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See, click and help fix Farmington’s problems

These days, more and more people have smartphones, and Farmington city administrator David McKnight sees a way those phones can be put to use for the good of the community.

McKnight recently came across a new app for smartphones called See Click Fix. It allows residents to report non-emergency issues in their neighborhood by taking a photo with their smartphones and posting the photos on a community-specific website.

Communities that use the See Click Fix app designate staff as verified officials. In many cases, those officials are department directors and leads, who then acknowledge the problems as they are posted.

In Eden Prairie — one of the only Minnesota cities using the app so far — a report was filed that a fire hydrant sign was missing. The report was acknowledged by one individual, who assigned it to the city’s public works department. From there, it was reassigned to a specific individual to handle the issue.

Residents in Eden Prairie have used the app to report everything from graffiti and vandalism to overflowing garbage cans in city parks. McKnight thinks Farmington could benefit from the app, as well.

“This is a way for residents to use technology to get in touch with us and give us a good visual of an issue. Here’s a picture, here’s where it’s at,” he said. “This app will make it easier for you, the resident, to let us know what’s going on in your neighborhoods.”

The city will likely launch the program sometime in early 2014, McKnight said. City staff will have to go through training before the city can start using the app.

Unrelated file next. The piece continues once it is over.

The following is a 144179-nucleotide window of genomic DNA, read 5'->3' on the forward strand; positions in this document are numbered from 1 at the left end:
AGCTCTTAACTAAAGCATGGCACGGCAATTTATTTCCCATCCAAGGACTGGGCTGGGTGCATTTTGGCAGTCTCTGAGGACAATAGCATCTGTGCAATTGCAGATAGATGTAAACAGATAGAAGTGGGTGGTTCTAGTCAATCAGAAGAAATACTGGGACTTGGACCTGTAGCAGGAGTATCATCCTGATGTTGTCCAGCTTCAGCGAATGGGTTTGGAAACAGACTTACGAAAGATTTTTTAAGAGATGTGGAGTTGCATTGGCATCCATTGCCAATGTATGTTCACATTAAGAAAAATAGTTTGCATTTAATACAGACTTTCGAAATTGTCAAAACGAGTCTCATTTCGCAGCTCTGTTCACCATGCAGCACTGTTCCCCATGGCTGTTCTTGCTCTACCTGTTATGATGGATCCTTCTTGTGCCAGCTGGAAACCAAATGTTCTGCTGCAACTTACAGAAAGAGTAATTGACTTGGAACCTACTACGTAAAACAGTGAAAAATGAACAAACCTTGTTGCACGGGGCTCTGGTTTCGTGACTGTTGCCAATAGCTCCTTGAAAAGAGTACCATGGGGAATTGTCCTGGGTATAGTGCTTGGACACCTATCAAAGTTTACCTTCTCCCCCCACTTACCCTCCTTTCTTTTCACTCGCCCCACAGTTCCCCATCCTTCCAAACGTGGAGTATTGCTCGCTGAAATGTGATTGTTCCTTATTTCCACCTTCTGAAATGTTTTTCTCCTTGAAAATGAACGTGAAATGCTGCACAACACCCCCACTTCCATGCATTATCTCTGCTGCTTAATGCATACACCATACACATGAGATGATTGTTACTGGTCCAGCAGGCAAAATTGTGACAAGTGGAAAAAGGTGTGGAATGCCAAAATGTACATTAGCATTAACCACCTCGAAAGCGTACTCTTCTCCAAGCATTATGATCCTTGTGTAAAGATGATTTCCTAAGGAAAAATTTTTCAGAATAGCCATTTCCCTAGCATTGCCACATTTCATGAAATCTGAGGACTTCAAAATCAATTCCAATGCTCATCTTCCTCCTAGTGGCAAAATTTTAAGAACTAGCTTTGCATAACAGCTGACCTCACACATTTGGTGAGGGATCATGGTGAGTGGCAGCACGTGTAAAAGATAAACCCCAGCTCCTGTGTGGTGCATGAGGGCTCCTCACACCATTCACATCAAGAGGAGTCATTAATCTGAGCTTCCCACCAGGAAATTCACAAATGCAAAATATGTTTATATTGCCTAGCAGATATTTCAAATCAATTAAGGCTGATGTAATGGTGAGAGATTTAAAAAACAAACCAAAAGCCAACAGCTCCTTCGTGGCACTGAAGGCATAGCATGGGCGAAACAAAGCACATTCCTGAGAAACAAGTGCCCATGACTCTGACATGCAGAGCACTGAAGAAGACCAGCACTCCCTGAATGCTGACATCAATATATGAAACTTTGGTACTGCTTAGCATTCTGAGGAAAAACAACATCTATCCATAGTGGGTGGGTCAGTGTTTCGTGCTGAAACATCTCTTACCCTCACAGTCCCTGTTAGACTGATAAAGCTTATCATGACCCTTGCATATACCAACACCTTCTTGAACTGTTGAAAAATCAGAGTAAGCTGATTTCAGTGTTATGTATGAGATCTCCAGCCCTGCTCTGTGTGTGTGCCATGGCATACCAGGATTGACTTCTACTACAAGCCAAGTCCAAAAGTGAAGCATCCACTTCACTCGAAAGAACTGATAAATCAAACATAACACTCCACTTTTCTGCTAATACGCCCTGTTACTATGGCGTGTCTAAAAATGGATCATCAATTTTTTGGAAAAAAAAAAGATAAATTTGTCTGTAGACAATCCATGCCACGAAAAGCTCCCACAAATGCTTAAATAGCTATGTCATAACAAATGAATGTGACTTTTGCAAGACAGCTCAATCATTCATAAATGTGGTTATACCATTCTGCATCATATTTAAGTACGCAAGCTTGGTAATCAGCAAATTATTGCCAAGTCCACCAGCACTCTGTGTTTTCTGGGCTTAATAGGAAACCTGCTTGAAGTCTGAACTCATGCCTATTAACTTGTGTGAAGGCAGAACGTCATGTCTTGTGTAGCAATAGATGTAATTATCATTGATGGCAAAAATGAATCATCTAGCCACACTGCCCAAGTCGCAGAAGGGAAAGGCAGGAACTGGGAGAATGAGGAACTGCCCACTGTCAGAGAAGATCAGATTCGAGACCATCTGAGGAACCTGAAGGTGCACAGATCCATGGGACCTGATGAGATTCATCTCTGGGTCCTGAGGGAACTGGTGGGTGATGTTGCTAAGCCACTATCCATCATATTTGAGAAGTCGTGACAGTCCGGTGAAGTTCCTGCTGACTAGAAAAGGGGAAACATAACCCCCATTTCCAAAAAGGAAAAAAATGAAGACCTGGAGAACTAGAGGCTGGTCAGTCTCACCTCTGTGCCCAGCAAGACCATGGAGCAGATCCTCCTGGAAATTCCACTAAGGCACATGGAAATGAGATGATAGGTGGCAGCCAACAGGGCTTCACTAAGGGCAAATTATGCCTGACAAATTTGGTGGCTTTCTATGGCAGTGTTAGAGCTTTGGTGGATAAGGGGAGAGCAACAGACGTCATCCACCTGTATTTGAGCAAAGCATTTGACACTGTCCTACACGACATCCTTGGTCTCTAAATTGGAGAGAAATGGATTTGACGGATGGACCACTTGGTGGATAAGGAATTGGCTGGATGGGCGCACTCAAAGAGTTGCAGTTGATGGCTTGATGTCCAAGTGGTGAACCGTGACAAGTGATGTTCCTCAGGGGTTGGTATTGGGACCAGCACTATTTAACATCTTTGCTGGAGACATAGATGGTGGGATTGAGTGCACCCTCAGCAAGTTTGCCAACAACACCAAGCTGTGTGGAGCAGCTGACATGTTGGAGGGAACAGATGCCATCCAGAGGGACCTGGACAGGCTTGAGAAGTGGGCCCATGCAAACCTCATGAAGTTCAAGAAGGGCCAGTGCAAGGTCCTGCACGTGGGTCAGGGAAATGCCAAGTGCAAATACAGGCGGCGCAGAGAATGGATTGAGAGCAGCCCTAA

The program costs $5,000 per year, McKnight said, but it’s a cost that will likely reap benefits because the city will be able to see and address issues around the community before those issues can escalate into something more serious.

“This is another way for us to communicate with the residents, and it’s another way for them to communicate with us,” McKnight said.

Michelle Leonard

Michelle Leonard joined the Woodbury Bulletin staff in November, 2014, after 14 years covering news for the Bulletin's sister publication, the Farmington Rosemount Independent Town Pages.  Michelle earned her Bachelor of Science degree in Mass Communications: News-Editorial from Mankato State University in 1991. She is an active member of the American Legion Auxiliary Clifford Larson Unit 189 of Farmington, and served as the 2014-15 Third District President to the American Legion Auxiliary Department of Minnesota. Michelle is also the volunteer coordinator for the Minnesota Newspaper Museum which is open annually during the Minnesota State Fair. She has earned Minnesota Newspaper Association awards in Investigative Reporting, Local News Coverage, Feature Photography and Column Writing. 

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